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Inclusion Is Now a Requirement for Oscars Eligibility


The Academy announced new measures to promote diversity at its awards ceremony.


Diversity will soon be a requirement for a film's eligibility at the Oscars.

The Academy of Motion Picture Arts and Sciences is creating a task force "to develop and implement new representation and inclusion standards for Oscars eligibility by July 31, 2020," it said in a statement. The standards will impact the 94th Academy Awards, the 2022 ceremony honoring the films of the previous year.

These changes are part of the Academy's "A2020" initiative created in 2016 in the wake of #OscarsSoWhite, the outcry over the lack of diversity in Hollywood's most prestigious awards show. Then, the Academy had committed to double its number of diverse voting members by 2020.

The board of governors greenlit the new standards Thursday in a Zoom meeting, which had been previously postponed due to the protests in response to the killing of George Floyd, according to The Hollywood Reporter.

"While the Academy has made strides, we know there is much more work to be done in order to ensure equitable opportunities across the board," said Dawn Hudson, the Academy's CEO. "The need to address this issue is urgent. To that end, we will amend -- and continue to examine -- our rules and procedures to ensure that all voices are heard and celebrated."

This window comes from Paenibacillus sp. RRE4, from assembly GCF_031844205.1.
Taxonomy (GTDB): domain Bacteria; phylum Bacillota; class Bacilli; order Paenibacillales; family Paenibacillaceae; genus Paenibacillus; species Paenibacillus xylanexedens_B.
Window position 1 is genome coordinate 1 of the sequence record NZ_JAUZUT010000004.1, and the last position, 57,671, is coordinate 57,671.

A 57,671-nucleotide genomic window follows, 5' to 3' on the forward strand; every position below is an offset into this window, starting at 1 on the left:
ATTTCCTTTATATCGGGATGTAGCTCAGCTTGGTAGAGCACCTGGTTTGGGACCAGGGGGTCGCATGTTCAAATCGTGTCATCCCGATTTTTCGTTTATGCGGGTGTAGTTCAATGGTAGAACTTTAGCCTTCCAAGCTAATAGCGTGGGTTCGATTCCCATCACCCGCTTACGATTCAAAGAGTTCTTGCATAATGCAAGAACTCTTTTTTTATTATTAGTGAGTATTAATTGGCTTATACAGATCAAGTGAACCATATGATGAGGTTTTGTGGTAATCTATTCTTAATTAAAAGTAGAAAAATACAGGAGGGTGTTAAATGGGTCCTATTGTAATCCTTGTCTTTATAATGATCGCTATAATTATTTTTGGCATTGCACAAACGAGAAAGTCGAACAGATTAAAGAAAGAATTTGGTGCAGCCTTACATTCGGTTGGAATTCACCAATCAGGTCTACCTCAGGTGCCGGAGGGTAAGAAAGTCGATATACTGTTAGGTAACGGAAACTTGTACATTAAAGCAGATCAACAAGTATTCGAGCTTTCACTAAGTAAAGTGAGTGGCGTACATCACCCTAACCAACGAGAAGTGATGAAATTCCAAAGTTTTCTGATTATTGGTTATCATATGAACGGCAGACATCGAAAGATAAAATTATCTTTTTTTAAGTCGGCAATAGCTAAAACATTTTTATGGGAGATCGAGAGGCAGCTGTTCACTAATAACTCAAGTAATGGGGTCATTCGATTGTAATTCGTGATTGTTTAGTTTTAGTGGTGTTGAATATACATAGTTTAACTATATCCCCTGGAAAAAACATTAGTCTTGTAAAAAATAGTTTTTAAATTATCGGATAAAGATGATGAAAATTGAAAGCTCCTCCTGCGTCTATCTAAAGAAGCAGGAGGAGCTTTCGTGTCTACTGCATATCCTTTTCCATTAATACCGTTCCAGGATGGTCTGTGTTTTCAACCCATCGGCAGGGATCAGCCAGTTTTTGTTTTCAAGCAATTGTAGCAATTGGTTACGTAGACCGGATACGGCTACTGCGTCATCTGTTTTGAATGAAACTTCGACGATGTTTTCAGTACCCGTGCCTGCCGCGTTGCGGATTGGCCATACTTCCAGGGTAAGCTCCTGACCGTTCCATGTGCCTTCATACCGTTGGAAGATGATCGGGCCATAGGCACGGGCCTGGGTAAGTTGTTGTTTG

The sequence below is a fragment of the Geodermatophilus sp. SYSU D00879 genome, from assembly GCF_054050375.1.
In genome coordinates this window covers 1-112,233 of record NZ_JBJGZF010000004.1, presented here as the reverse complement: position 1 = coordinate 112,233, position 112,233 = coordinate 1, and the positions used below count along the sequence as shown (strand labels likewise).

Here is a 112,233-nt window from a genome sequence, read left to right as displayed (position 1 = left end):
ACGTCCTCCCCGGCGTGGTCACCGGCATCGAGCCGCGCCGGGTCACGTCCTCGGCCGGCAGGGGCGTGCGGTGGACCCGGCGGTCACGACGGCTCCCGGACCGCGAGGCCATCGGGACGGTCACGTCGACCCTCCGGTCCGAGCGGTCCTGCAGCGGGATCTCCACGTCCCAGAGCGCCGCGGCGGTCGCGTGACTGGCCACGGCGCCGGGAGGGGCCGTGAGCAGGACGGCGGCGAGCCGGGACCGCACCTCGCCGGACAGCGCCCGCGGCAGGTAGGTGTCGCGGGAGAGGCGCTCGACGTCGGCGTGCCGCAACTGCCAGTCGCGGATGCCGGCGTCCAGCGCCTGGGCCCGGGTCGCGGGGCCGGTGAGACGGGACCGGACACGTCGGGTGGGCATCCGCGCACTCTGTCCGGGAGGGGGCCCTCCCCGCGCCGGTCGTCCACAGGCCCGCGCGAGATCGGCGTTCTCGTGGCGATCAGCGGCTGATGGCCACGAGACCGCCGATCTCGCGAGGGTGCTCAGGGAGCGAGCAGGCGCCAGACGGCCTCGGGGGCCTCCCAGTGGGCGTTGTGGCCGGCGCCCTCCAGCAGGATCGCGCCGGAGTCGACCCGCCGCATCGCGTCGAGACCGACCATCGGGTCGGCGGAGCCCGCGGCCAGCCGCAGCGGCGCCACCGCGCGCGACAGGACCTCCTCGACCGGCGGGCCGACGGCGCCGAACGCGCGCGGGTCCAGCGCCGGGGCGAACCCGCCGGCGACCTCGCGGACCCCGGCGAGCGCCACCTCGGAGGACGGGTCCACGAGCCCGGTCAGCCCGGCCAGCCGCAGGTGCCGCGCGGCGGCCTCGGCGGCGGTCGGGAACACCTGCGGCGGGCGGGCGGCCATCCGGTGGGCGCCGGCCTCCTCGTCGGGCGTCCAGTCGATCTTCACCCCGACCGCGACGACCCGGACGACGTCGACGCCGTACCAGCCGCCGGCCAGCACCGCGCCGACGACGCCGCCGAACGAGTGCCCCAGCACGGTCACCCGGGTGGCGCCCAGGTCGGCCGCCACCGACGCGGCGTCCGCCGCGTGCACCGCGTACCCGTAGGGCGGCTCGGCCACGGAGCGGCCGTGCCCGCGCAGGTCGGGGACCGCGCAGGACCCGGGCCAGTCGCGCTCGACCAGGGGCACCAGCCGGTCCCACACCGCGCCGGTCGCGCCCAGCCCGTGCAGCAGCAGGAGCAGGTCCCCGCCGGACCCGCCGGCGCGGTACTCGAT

"Through the dedication, focus and concerted effort of our board of governors and members on the branch executive committees, the Academy has surpassed the goals of our A2020 initiative," added David Rubin, the Academy's president. "But to truly meet this moment, we must recognize how much more needs to be done, and we must listen, learn, embrace the challenge and hold ourselves and our community accountable. "

In addition to the inclusion standards, the Academy also announced more measures to ensure more diversity at the Oscars. It will expand its number of Best Pictures nominees to 10. Previously, the number varied depending upon the number of votes a production received. A new "quarterly viewing process" will also ensure that Academy members will have access to watch contenders year-round through a digital screening room.

Additionally, governors will no longer be able to serve an unlimited number of terms. The cap is now 12 years, with a required two-year hiatus after two three-year terms. All governors will be required to undergo unconscious bias training, which members will have the opportunity to participate in as well.

The Academy also announced it will establish an Office of Representation, Inclusion and Equity, which will "ensure the implementation of best practices and accountability throughout the organization."

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Daniel Reynolds

Daniel Reynolds is the editor of social media for The Advocate. A native of New Jersey, he writes about entertainment, health, and politics.
Daniel Reynolds is the editor of social media for The Advocate. A native of New Jersey, he writes about entertainment, health, and politics.